Any thoughts about the benefits and cons of OC compared to my current setup?
Any comments on these issues regarding how to avoid them or when they might get resolved?


Having a player inside the app seems unlikely to happen, unless the code is trivial. Note that the ownCloud app is focused on accessing the files in the server, it isn’t a media player.

If you can contribute to the ownCloud app, you can check with the developer what options are available. (https://github.com/owncloud/android/issues)

If the metadata is inside the file, changing the metadata implies changing the file, which implies bringing the new file.

Anyway, I’m not sure what is this requirement about. If you mean that the file in your local computer should be synced in the server using the desktop client, there are improvements incoming for ownCloud 11 (ownCloud’s zsync - no release date yet). I wouldn’t expect changes in the clients in this regard until ownCloud 11 is officially out.

This should be ownCloud’s metadata, and only if some of the files changed. We need to look for the file that changed inside the server. Note that the amount of data will depend on the file structure you have in the server: if you have all the files in one folder we’ll need to get the metadata of all those files to check what have changed; if you have 2 folders with half of the files in each folder, we’ll have to check half of those files plus a bit extra (to know the folder containing the change)


At first, thanks for your reply.

I feel like you feel attacked and I want to explicitly state that I did not intend that.
I don’t want to criticize OC or the hard work of its developers, I want to check what benefits OC may give me, compared to my current setup, and how to achieve that best.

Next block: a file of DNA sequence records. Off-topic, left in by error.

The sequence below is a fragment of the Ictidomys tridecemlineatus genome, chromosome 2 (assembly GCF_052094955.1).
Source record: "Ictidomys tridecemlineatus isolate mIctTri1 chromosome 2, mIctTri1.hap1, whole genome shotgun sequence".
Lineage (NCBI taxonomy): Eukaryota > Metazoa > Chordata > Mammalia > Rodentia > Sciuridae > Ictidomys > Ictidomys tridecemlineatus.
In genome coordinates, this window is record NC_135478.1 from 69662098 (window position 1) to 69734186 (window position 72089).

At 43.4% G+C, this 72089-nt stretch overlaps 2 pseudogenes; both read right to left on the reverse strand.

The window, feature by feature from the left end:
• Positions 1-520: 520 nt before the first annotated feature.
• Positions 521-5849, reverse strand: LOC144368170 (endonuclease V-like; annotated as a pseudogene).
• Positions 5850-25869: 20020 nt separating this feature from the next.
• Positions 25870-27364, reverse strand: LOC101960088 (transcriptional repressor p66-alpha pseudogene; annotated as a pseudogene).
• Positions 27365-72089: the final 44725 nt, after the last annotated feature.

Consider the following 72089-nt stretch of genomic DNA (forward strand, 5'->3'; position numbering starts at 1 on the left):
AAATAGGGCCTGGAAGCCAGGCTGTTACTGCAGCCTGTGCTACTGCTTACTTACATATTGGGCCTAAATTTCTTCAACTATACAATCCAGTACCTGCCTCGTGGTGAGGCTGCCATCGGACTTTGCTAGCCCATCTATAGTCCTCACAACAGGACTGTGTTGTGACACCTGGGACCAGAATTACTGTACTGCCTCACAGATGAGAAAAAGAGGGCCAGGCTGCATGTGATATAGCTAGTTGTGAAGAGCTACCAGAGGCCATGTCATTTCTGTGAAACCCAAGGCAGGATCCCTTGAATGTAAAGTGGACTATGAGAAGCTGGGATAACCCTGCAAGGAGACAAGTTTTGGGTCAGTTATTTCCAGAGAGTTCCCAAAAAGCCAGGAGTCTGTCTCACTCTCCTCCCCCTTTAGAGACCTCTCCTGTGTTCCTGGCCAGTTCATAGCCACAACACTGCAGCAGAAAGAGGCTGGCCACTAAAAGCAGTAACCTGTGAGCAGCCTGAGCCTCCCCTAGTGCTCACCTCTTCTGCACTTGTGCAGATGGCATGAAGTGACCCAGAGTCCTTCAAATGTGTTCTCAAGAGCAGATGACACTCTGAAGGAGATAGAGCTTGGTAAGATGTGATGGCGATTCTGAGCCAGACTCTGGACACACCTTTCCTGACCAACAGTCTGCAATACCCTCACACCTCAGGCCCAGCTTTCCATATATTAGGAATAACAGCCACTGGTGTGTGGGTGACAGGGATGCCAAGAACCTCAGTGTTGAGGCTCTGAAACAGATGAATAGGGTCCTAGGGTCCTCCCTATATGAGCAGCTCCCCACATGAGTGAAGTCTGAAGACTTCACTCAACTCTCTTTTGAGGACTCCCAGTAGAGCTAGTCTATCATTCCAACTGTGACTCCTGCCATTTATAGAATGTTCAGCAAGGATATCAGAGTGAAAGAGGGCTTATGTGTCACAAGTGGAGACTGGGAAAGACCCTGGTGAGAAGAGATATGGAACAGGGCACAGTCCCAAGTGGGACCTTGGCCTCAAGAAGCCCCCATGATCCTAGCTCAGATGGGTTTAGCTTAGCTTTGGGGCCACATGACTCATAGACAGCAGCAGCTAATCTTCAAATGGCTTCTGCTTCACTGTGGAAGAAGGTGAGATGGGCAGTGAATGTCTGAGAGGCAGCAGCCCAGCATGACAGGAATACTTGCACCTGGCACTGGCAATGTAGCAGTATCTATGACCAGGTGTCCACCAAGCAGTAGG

Thanks for this information! I can see that file sync is the primary use case for this app.

Personally I think that if you use your cloud for all your data, you won’t want to miss a multimedia player which can play files remotely from within the app, on the long term. Who has enough space on his device to sync all the files?

Unfortunately I’m neither willing nor able to contribute to OC or its app yet.

As far as I can tell the only meta data that differed were the modified timestamp, no in-file meta data such as multimedia tags. Would different file permissions lead to a full file transfer?

Here is the process I’ve used to check for meta-data-only transfer:

  1. have a local music file f, outside the OC folder
  2. insert f into OC via SCP and occ file scan
  3. sync local OC folder => downloads f from OC
  4. paste original f into OC folder => differ in timestamps
  5. sync transfers the whole file f to OC

Regarding in-file meta data: Of course, delta sync would be very nice to have as well but that’s a different issue.

My music folder is a quite balanced tree with subfolders for interprets and a second level for albums.
I don’t see that this is solely an issue for unbalanced folders with many files.
Plus, I didn’t change a single file, be it local or remote.
What I can see is that OC checks for updates in each and every subfolder.